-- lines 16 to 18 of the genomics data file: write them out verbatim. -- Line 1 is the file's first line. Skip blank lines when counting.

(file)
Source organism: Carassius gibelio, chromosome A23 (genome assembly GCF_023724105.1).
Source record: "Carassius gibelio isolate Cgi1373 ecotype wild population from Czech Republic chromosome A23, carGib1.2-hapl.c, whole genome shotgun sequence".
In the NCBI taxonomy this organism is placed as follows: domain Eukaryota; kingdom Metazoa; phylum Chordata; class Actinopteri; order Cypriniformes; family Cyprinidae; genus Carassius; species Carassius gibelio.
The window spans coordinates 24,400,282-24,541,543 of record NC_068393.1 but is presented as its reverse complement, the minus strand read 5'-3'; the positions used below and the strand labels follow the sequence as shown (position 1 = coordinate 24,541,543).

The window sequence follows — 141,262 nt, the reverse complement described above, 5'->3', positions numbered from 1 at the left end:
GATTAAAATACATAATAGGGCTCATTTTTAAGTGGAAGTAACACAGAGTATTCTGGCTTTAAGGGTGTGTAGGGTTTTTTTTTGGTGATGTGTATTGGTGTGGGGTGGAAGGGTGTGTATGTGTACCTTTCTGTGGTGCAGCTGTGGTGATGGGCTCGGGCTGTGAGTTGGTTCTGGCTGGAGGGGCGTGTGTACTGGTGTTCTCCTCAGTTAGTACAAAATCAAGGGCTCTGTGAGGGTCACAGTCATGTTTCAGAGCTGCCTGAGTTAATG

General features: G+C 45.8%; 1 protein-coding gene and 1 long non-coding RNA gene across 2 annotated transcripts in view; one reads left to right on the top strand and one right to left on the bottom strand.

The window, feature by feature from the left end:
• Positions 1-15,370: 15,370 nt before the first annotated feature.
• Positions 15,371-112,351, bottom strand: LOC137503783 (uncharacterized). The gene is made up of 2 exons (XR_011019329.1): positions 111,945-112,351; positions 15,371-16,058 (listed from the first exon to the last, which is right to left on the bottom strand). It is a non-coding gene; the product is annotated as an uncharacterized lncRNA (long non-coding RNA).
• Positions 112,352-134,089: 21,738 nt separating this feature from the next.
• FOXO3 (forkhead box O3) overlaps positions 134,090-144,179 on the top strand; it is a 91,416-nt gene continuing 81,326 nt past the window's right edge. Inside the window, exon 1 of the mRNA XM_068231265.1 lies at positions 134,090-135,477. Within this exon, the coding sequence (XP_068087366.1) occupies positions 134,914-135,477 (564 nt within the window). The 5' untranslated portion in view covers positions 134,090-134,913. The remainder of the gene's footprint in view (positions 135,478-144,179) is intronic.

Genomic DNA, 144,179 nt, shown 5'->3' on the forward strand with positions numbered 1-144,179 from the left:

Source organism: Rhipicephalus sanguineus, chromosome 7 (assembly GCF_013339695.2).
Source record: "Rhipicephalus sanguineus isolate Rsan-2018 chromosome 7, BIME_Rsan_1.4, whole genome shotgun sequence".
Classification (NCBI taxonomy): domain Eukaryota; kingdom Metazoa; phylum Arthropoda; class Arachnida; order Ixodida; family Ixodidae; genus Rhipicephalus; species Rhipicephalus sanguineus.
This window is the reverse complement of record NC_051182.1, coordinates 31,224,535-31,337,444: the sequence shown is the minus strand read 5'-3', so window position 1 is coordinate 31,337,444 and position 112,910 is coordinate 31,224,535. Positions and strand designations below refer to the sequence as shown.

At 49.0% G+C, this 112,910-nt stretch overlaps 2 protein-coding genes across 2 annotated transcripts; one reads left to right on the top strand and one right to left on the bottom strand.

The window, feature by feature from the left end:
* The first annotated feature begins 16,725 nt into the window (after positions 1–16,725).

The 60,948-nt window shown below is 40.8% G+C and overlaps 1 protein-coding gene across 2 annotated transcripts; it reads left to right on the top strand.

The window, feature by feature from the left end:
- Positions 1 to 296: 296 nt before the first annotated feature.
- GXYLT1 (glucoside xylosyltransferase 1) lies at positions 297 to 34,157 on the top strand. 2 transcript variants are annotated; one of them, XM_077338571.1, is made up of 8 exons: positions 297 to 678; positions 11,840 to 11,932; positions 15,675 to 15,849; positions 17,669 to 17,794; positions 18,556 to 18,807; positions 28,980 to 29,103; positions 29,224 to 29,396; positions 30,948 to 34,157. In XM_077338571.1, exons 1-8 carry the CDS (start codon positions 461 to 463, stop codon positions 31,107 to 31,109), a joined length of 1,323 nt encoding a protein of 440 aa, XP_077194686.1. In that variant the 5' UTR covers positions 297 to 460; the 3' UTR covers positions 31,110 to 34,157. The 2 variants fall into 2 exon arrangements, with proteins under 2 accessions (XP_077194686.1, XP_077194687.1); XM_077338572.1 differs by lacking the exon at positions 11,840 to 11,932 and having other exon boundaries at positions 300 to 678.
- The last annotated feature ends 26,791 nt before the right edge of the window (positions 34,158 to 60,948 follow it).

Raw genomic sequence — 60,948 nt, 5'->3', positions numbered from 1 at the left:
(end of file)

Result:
Classification (NCBI taxonomy): domain Eukaryota; kingdom Metazoa; phylum Arthropoda; class Arachnida; order Ixodida; family Ixodidae; genus Rhipicephalus; species Rhipicephalus sanguineus.
This window is the reverse complement of record NC_051182.1, coordinates 31,224,535-31,337,444: the sequence shown is the minus strand read 5'-3', so window position 1 is coordinate 31,337,444 and position 112,910 is coordinate 31,224,535. Positions and strand designations below refer to the sequence as shown.

At 49.0% G+C, this 112,910-nt stretch overlaps 2 protein-coding genes across 2 annotated transcripts; one reads left to right on the top strand and one right to left on the bottom strand.